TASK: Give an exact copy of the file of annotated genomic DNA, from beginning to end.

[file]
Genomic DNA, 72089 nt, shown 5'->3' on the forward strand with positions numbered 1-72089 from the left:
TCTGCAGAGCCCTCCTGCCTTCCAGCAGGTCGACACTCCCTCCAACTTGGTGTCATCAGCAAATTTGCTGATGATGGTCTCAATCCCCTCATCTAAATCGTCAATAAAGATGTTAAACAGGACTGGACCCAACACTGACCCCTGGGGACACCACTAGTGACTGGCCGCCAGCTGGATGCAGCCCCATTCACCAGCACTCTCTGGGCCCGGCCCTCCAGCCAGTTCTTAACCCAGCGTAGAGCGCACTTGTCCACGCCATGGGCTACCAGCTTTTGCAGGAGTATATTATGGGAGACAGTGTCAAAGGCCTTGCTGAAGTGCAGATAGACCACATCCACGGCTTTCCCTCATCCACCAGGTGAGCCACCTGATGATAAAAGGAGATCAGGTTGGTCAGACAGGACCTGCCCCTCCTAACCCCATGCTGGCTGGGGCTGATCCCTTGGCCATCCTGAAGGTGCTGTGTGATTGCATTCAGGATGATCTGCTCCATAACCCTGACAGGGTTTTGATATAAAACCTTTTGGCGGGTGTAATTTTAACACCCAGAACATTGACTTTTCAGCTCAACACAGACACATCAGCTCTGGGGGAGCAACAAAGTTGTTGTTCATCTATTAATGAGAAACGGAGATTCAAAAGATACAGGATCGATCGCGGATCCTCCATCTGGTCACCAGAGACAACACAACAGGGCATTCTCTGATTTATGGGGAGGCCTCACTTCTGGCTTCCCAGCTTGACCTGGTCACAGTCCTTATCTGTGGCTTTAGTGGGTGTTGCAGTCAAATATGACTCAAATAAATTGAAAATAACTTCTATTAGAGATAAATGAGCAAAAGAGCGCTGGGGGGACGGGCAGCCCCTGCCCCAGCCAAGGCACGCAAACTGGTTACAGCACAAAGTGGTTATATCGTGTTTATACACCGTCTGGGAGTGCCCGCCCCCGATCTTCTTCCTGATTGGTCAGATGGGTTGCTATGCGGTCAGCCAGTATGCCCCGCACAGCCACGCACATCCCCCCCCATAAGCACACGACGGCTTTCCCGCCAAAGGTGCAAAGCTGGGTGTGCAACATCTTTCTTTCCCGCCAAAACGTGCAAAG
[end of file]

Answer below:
Genomic DNA, 72089 nt, shown 5'->3' on the forward strand with positions numbered 1-72089 from the left:
TCTGCAGAGCCCTCCTGCCTTCCAGCAGGTCGACACTCCCTCCAACTTGGTGTCATCAGCAAATTTGCTGATGATGGTCTCAATCCCCTCATCTAAATCGTCAATAAAGATGTTAAACAGGACTGGACCCAACACTGACCCCTGGGGACACCACTAGTGACTGGCCGCCAGCTGGATGCAGCCCCATTCACCAGCACTCTCTGGGCCCGGCCCTCCAGCCAGTTCTTAACCCAGCGTAGAGCGCACTTGTCCACGCCATGGGCTACCAGCTTTTGCAGGAGTATATTATGGGAGACAGTGTCAAAGGCCTTGCTGAAGTGCAGATAGACCACATCCACGGCTTTCCCTCATCCACCAGGTGAGCCACCTGATGATAAAAGGAGATCAGGTTGGTCAGACAGGACCTGCCCCTCCTAACCCCATGCTGGCTGGGGCTGATCCCTTGGCCATCCTGAAGGTGCTGTGTGATTGCATTCAGGATGATCTGCTCCATAACCCTGACAGGGTTTTGATATAAAACCTTTTGGCGGGTGTAATTTTAACACCCAGAACATTGACTTTTCAGCTCAACACAGACACATCAGCTCTGGGGGAGCAACAAAGTTGTTGTTCATCTATTAATGAGAAACGGAGATTCAAAAGATACAGGATCGATCGCGGATCCTCCATCTGGTCACCAGAGACAACACAACAGGGCATTCTCTGATTTATGGGGAGGCCTCACTTCTGGCTTCCCAGCTTGACCTGGTCACAGTCCTTATCTGTGGCTTTAGTGGGTGTTGCAGTCAAATATGACTCAAATAAATTGAAAATAACTTCTATTAGAGATAAATGAGCAAAAGAGCGCTGGGGGGACGGGCAGCCCCTGCCCCAGCCAAGGCACGCAAACTGGTTACAGCACAAAGTGGTTATATCGTGTTTATACACCGTCTGGGAGTGCCCGCCCCCGATCTTCTTCCTGATTGGTCAGATGGGTTGCTATGCGGTCAGCCAGTATGCCCCGCACAGCCACGCACATCCCCCCCCATAAGCACACGACGGCTTTCCCGCCAAAGGTGCAAAGCTGGGTGTGCAACATCTTTCTTTCCCGCCAAAACGTGCAAAG